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Physics Thermodynamics - Finding Work

  1. Feb 11, 2009 #1
    1. The problem statement, all variables and given/known data
    A 1.20 mol sample of an ideal diatomic gas at a pressure of 1.20 atm (P1) and temperature of 380 K (T1) undergoes a process in which its pressure increases linearly with temperature. The final temperature and pressure are 680 K (T2) and 1.83 atm (P2).

    (b) Determine the work done by the gas.

    2. Relevant equations

    (T2 - T1) / (P2 - P1) = constant

    V2 / V1 = P1T2 / P2T1

    PV = nRT

    W = integral of PV

    3. The attempt at a solution

    The answer is supposed to be [nR(P1T2 - P2T1) ln(P2/P1)] / (P2 - P1)
    but I can't figure out how to get there despite the hours I have poured into this problem. All I know is that volume is not constant in order for there to be work done. Also, I have the vague idea of finding the linear equation or relationship between T and P using that equation to plug in T in PV = nRT. Then, technically, there would be a graph for PV and I could solve for V1 and V2, which can be the limits of integration for the integral of PV (to get work). But isn't that way too complicated, especially as an integral...so I was wondering whether someone else has any idea.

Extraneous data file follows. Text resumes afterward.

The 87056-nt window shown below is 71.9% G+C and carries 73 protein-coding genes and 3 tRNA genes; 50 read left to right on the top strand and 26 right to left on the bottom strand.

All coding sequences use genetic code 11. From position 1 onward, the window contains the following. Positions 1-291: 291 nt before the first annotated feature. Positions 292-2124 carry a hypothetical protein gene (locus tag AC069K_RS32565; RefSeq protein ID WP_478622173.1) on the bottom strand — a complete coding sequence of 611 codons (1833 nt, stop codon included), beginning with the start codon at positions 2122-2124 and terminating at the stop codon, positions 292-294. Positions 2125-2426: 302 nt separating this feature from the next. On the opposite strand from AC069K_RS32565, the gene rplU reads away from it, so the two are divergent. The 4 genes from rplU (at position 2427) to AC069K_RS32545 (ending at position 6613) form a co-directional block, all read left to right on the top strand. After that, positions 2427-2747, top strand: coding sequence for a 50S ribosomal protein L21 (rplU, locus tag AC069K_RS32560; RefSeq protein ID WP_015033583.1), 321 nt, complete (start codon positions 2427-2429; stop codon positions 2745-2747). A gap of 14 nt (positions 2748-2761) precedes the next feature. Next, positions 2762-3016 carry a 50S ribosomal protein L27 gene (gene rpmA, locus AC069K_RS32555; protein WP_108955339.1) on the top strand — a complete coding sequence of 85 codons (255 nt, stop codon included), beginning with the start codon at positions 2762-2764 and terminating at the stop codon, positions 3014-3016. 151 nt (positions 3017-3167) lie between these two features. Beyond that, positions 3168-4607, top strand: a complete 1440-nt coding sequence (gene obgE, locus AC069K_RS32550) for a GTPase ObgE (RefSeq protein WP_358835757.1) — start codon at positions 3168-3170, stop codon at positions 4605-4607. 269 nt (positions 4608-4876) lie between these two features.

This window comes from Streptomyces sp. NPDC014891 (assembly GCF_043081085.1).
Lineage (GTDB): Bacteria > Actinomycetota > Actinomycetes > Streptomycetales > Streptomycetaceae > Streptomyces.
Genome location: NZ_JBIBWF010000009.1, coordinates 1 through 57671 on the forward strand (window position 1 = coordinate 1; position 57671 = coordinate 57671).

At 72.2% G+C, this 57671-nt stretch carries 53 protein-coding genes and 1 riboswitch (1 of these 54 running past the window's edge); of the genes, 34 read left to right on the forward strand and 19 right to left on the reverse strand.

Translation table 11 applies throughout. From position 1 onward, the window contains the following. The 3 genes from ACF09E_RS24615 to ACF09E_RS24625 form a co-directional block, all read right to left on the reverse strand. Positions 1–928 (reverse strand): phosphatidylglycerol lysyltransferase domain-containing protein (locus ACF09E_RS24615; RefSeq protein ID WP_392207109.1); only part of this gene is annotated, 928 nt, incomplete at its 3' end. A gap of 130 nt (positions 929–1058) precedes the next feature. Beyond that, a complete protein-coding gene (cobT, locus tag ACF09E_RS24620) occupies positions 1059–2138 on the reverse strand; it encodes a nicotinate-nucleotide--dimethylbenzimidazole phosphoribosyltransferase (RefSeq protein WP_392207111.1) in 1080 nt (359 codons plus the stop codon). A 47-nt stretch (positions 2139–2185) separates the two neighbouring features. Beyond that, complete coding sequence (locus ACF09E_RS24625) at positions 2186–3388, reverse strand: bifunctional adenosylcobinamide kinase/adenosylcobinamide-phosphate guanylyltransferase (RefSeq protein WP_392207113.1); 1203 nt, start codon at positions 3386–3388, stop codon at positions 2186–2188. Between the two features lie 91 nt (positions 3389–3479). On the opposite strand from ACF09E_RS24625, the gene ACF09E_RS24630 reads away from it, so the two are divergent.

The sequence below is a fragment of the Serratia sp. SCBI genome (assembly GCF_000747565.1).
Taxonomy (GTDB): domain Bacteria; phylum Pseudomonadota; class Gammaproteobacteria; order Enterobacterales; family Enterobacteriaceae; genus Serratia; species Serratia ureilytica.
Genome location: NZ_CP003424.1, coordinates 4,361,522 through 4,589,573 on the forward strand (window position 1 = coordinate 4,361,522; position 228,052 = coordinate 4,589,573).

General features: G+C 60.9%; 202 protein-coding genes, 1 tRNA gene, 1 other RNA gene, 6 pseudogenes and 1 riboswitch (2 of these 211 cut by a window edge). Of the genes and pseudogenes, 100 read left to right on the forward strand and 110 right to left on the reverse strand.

Please help explain, and thank you!
  2. jcsd
  3. Feb 12, 2009 #2


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    Homework Helper

    I certainly understand your frustration!
    If P varies linearly with T, you would expect P = kT. Put that in V = nRT/P and you get that V is a constant, which is wrong. Looks like the question is inconsistent!

    The other meaning of "linear" would be P = kT + b so V = nRT/(kT+b) which doesn't seem likely. It does give quite a complex answer.
    Since P and V both vary, dW = PdV + VdP
    I worked the integral quickly and got
    W = -nRb(P2 - P1) + nR/k*[P2-P1 -ln(P2/P1)]
    Could well be errors in that! It doesn't look much like the given answer, does it?
  4. Feb 13, 2009 #3
    Ah, thank you so much for the insight. (I'll have to try and work that out when I can find the time.)
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